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Venezuela’s Dueling Consultation and Prospects for Democracy

On December 7, the Interim Government of Venezuela (IGV) will hold a Popular Consultation with Venezuelans across the country and in the global diaspora, in an effort to invalidate the regime’s unconstitutional elections on December 6 and underscore public demands for free and fair elections. What do these back-to-back contests tell us about the prospects for Venezuela’s democracy movement and the longevity of the illegitimate Maduro government?

This weekend, Nicolás Maduro will hold parliamentary elections to replace the National Assembly (NA) – Venezuela’s last remaining legitimate and democratic body, whose mandate is set to expire on January 5 – with his own handpicked candidates. In preparation for this farcical “election,” Maduro has banned several opposition leaders from participating in Monday’s polls and substituted them with regime-aligned leaders. 

The IGV – with the backing of 27 political factions – has adhered to the Venezuelan constitution and organized a Popular Consultation, in which all Venezuelans (including the more than 5 million living abroad) will be asked to answer three questions about the democratic integrity of this weekend's elections either online or in-person from December 7 to 12.  By giving voice to the public’s demands, the Consultation aims to revitalize international cooperation, restore the conditions for free and fair elections and overcome the country’s economic and humanitarian crisis.

Despite the Consultation’s noble goals and its success in uniting political leaders around them, the implementation of the “Consulta Popular” will face challenges such as COVID-19 restrictions, online censorship and lack of internet access. Additionally, though the IGV is the constitutionally appointed government, the regime still retains a monopoly of power on key institutions, the country’s socioeconomic crisis is growing, divisions between opposition forces continues to widen and the IGV is struggling to counter the regime´s disinformation tactics. Each of these factors complicate the IGV’s strategy to block Maduro’s illegitimate elections and ensure a democratic transition of power through the Consultation.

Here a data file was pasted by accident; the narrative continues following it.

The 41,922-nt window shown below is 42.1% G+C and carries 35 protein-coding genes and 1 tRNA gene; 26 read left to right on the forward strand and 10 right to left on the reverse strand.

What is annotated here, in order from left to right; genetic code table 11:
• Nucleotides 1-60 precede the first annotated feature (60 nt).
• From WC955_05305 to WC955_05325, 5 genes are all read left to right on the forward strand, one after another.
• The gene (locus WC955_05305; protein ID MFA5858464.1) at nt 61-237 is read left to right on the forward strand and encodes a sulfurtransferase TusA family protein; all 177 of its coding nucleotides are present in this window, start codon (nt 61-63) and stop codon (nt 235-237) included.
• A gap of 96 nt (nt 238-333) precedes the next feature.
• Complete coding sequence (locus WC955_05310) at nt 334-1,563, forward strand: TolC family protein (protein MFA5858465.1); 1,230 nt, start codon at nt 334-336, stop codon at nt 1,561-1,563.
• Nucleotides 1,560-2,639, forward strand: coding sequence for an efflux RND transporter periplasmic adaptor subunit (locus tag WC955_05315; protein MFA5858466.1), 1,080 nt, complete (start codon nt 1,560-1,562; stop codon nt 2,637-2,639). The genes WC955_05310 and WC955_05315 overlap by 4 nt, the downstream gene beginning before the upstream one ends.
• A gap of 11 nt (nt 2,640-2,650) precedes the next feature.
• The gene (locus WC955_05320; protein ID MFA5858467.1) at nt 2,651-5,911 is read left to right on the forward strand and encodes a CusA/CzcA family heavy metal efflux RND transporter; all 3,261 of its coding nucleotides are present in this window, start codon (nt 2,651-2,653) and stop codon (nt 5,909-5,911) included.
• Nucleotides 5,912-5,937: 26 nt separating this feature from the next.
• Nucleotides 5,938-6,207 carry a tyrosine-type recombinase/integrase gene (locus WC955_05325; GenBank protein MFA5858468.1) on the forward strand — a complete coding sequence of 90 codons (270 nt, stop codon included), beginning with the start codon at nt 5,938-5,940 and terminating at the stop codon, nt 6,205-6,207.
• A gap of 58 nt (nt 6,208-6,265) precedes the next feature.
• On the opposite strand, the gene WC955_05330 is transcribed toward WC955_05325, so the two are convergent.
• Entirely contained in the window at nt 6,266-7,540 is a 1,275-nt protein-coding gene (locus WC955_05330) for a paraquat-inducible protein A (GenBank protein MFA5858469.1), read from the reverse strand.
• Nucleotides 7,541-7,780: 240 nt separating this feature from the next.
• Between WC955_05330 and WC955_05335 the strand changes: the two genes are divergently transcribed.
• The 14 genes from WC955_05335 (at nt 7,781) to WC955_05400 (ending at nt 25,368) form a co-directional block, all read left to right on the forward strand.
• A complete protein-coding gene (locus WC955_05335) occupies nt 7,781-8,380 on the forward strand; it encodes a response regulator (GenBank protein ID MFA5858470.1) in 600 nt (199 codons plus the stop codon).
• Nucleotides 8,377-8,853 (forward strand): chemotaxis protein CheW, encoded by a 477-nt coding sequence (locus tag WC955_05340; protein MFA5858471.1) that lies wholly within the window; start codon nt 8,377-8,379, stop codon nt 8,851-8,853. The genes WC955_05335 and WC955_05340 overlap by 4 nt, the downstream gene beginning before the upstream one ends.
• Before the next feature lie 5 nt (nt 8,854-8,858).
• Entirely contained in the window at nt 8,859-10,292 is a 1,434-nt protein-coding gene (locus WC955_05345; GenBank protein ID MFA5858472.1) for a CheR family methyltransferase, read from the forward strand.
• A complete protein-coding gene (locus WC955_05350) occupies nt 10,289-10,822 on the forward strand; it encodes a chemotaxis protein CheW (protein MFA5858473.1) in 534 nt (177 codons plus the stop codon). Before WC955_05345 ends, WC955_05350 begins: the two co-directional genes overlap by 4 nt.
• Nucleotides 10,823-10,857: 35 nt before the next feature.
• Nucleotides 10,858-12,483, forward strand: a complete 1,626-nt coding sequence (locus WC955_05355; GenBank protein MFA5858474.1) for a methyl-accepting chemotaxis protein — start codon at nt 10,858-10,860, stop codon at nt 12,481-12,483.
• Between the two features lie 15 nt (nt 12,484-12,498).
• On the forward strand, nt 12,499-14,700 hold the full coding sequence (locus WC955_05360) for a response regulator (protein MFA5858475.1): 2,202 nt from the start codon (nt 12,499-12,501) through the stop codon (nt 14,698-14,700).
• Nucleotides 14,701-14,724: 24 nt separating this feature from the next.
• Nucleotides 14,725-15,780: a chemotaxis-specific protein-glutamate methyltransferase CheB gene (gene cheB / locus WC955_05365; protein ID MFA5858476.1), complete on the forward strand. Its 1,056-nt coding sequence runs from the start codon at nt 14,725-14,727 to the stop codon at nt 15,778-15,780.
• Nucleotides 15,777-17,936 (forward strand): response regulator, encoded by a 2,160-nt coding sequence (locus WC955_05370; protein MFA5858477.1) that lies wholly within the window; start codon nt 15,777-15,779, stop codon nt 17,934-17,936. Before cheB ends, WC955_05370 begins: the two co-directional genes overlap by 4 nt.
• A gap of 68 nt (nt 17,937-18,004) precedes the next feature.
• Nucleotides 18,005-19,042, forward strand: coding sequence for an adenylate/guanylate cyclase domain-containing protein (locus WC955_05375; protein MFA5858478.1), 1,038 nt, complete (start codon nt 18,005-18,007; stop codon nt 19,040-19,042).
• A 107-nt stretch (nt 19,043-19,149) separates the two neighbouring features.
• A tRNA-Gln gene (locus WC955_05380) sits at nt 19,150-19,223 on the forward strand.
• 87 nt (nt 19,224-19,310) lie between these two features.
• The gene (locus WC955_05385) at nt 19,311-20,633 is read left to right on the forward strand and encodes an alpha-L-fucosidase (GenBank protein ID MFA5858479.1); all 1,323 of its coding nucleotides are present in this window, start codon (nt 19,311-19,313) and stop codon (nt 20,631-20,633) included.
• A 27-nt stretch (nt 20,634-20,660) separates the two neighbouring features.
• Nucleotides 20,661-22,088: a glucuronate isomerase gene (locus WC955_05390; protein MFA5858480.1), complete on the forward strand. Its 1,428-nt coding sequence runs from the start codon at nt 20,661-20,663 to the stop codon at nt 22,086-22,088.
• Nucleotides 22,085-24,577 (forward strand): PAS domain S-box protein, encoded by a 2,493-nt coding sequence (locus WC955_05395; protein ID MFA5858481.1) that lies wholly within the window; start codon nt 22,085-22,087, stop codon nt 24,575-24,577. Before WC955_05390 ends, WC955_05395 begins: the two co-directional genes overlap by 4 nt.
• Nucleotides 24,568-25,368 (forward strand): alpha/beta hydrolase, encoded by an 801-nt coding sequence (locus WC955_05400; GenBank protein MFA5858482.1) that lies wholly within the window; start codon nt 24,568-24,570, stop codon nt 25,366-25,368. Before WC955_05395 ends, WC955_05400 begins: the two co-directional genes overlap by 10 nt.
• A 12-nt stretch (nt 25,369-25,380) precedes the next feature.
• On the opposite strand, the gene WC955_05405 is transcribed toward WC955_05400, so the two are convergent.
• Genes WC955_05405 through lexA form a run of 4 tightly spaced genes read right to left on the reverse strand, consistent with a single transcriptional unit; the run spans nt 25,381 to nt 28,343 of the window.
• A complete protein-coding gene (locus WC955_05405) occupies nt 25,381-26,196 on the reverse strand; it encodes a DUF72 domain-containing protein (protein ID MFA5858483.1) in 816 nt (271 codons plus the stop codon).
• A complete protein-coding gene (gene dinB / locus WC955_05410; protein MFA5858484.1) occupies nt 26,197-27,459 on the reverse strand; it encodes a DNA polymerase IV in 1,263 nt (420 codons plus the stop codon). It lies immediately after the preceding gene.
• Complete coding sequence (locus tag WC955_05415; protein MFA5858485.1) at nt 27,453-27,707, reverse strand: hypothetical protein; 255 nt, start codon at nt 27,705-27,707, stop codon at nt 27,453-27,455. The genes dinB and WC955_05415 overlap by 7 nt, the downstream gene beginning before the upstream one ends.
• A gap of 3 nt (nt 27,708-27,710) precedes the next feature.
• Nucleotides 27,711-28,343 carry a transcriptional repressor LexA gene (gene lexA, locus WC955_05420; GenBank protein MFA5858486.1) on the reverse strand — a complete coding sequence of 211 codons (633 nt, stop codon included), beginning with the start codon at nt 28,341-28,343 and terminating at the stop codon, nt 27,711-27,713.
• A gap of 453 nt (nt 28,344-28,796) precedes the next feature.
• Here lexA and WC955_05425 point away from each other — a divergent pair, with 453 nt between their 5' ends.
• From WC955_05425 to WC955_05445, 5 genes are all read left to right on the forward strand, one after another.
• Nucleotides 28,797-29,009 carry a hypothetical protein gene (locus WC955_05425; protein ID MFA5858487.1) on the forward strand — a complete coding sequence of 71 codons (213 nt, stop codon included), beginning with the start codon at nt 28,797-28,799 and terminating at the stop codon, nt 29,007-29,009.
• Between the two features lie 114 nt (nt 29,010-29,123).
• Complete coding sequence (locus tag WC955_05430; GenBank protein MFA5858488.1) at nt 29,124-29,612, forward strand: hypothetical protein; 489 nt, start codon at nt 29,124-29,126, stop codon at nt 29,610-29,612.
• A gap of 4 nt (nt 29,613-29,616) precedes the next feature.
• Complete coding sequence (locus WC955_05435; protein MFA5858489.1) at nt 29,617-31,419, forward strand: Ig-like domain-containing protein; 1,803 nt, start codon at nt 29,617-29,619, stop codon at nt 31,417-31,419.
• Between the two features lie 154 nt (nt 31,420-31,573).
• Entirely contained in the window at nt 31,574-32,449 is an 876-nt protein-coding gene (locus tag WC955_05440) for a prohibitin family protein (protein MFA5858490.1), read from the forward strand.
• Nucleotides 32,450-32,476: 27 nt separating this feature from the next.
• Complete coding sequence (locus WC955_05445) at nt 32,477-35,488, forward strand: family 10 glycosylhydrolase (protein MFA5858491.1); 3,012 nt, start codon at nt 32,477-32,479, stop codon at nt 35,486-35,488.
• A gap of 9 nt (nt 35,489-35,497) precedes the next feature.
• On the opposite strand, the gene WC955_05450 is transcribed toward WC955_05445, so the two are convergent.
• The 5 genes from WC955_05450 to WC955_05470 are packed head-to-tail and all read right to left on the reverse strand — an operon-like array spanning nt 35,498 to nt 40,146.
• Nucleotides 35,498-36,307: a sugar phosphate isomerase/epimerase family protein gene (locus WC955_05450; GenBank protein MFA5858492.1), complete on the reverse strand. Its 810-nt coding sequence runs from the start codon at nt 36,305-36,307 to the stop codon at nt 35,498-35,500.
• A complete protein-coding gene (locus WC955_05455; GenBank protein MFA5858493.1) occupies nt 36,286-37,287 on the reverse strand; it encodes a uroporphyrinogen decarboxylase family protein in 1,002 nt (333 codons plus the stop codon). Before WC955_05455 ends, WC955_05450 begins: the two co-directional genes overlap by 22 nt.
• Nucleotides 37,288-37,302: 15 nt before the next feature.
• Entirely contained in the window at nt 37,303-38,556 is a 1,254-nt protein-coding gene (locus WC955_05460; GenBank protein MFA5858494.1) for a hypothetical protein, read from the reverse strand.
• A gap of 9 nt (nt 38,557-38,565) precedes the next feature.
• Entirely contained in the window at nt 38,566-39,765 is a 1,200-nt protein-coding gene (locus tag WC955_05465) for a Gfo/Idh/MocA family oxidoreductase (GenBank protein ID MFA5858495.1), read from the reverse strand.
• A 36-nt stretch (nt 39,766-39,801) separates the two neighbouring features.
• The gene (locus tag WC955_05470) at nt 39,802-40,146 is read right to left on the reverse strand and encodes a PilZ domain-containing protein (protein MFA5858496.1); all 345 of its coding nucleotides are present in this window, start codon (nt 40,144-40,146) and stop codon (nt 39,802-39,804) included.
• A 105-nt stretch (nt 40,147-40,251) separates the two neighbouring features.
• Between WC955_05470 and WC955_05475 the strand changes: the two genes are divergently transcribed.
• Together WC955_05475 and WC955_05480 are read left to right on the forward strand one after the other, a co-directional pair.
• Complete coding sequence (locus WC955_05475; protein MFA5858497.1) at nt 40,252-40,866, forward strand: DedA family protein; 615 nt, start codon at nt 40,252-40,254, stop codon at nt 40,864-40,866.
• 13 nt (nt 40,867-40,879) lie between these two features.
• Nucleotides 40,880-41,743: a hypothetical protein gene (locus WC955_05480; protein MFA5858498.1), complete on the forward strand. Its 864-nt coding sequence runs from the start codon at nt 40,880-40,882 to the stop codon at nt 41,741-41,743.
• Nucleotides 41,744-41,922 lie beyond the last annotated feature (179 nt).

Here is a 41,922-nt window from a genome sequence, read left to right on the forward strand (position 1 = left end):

There are a few possible consequences of next week’s dueling contests. The international community will likely reject the December 6 parliamentary election results. However, they might also question who leads the assembly in the absence of a democratically-elected parliament, which would create a vacuum of power and put the country’s democratic development at risk. Additionally, without a clear mechanism to monitor the participation of Venezuelans, domestic and international actors could reject the Popular Consultation’s accuracy and doubt whether it represents all citizens. If the Consultation fails to include all citizens, it will weaken the IGV’s role as a champion for democracy in Venezuela.

Nevertheless, there is also the possibility that the Popular Consultation could garner more domestic and international support towards the IGV and increase pressure on the Maduro regime. With more support, the IGV could call for true democratic parliamentary and even presidential elections. While the Consultation has not yet established an action plan for Venezuela’s democratic transition, it could give the opposition the boost they need to re-strategize and revitalize their base.

Despite the uncertainty of Venezuela’s political future, the Popular Consultation has the potential to give citizens a voice and advocate for democratic change. IRI will continue to monitor the situation and stand with the Venezuelan people in pressing for their right to live in a free and democratic society.